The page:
Baltimore Business Journal – March 15, 2019
By Holden Wilen, Reporter
Baltimore’s transportation department hopes to issue a request for proposals within the next two months to help the city create a long-needed comprehensive transportation plan.
Michelle Pourciau, Baltimore’s director of transportation, has made creating a plan her top priority since being appointed to her position by Mayor Catherine Pugh in 2017. She provided an update on her effort Thursday at a meeting of Transit Choices, a coalition of businesses, universities, community groups and other stakeholders focused on improving mass transit in Baltimore.
Porciau’s wants the city to have a vision looking out to 2045 that will reflect shared mobility like Uber, Lyft, bikeshare and scooters; Baltimore’s demographics; land use and travel patterns. She said Baltimore faces challenges without a desperately needed strategy. Pourciau previously said Baltimore is a “city in crisis” during a Greater Baltimore Committee event in October.
“If you don’t where you’re going and you don’t know how to get there, then you don’t know what you need to get there,” she said Thursday.
The city’s transportation department recently completed creating what Pourciau called a “baseline” to be used for drafting the plan. Neighborhood and community groups throughout the city have developed hundreds of their own outlines for what they want in their areas, the city collected them all to develop the baseline. Pourciau said her department focused on 99 neighborhood plans that have been accepted or adopted by the city within the last 10 years and involved specific transportation recommendations.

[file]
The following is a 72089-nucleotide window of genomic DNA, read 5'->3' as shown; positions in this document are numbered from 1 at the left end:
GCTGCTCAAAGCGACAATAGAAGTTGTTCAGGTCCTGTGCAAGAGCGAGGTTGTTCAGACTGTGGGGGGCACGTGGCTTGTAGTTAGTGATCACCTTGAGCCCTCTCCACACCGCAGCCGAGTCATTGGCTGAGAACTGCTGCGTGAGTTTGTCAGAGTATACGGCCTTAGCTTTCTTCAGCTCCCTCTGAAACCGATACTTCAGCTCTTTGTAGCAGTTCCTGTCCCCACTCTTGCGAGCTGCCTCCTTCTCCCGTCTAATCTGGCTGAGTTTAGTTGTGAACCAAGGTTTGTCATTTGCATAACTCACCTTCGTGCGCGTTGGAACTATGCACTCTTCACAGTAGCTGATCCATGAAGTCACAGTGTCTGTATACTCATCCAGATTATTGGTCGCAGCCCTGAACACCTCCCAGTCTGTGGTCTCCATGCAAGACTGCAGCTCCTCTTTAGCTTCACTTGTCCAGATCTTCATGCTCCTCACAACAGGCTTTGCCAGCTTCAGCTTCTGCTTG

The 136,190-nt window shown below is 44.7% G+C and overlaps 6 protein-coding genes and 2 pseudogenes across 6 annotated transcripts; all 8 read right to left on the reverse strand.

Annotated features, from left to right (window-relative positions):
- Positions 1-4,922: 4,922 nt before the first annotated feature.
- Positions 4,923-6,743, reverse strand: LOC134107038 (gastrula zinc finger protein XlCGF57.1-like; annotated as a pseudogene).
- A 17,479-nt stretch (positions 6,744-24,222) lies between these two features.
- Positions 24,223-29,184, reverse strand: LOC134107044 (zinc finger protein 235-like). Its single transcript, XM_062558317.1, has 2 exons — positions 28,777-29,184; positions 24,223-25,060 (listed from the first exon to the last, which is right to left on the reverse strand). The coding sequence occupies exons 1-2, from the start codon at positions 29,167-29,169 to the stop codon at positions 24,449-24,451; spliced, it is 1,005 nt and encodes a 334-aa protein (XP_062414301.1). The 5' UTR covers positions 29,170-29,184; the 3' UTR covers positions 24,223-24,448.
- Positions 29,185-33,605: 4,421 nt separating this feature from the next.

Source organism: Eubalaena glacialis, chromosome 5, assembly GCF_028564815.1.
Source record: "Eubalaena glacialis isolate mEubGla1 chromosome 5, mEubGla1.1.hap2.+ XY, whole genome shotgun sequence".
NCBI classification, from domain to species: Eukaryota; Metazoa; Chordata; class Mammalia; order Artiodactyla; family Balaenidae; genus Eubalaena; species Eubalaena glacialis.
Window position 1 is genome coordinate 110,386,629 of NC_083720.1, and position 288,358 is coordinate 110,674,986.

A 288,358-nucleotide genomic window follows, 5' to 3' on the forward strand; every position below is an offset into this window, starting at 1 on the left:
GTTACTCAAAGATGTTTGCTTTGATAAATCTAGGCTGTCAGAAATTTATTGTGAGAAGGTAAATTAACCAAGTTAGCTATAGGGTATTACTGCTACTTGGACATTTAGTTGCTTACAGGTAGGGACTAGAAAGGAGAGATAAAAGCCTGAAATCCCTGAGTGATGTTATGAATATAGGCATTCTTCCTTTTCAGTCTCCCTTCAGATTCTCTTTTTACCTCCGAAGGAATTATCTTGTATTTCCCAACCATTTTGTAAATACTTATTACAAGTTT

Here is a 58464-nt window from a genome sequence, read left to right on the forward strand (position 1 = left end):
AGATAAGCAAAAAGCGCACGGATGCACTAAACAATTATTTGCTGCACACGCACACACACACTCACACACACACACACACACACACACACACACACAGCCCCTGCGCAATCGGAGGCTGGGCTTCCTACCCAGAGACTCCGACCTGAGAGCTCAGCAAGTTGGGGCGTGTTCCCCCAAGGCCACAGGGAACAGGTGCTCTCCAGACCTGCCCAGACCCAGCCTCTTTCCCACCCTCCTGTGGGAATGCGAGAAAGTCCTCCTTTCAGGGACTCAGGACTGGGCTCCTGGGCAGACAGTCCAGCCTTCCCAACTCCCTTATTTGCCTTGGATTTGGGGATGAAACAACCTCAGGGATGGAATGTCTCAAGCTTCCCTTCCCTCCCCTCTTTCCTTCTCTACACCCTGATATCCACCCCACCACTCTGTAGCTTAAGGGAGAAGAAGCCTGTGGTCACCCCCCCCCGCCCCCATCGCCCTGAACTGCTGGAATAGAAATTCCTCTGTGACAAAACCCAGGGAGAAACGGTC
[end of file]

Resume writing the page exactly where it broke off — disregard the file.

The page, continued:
The department was able to create a database and searchable map that will allow people to look at the recommendations all over the city.
“The goal was to document everything that has been done previously and then take that information to create an atlas of current conditions,” Pourciau said.
The map is searchable by neighborhood, council district, agency and issue. Pourciau said she has been meeting with members of the Baltimore City Council and her department is embarking on a public outreach campaign. The blueprint will be developed with the help of an outside consultant eventually contracted through a public procurement process.
“The RFP should be on the street within the next month or two,” Pourciau said. “We’re holding our breath. We decided to do a RFP to have competition from anyone who wants to come in and compete for it and not use one our on-call [consultants].”
Pourciau also displayed a heat map that showed where most of the current neighborhood plans are located. A vast majority are in southeast and East Baltimore. West Baltimore has fewer plans, while far northeast and the southwest have no existing plans.
“I’m not coming to any conclusions,” Pourciau said when asked by audience members about inequities shown in the map. “I’m too new to town to tell you what’s happening in your neighborhoods. My conclusion is the Department of Transportation has not had a robust planning department in many years.”
“Nothing in my mind tells me there isn’t a need for a plan in every single part of the city,” she continued. “How we invest is the tricky part.”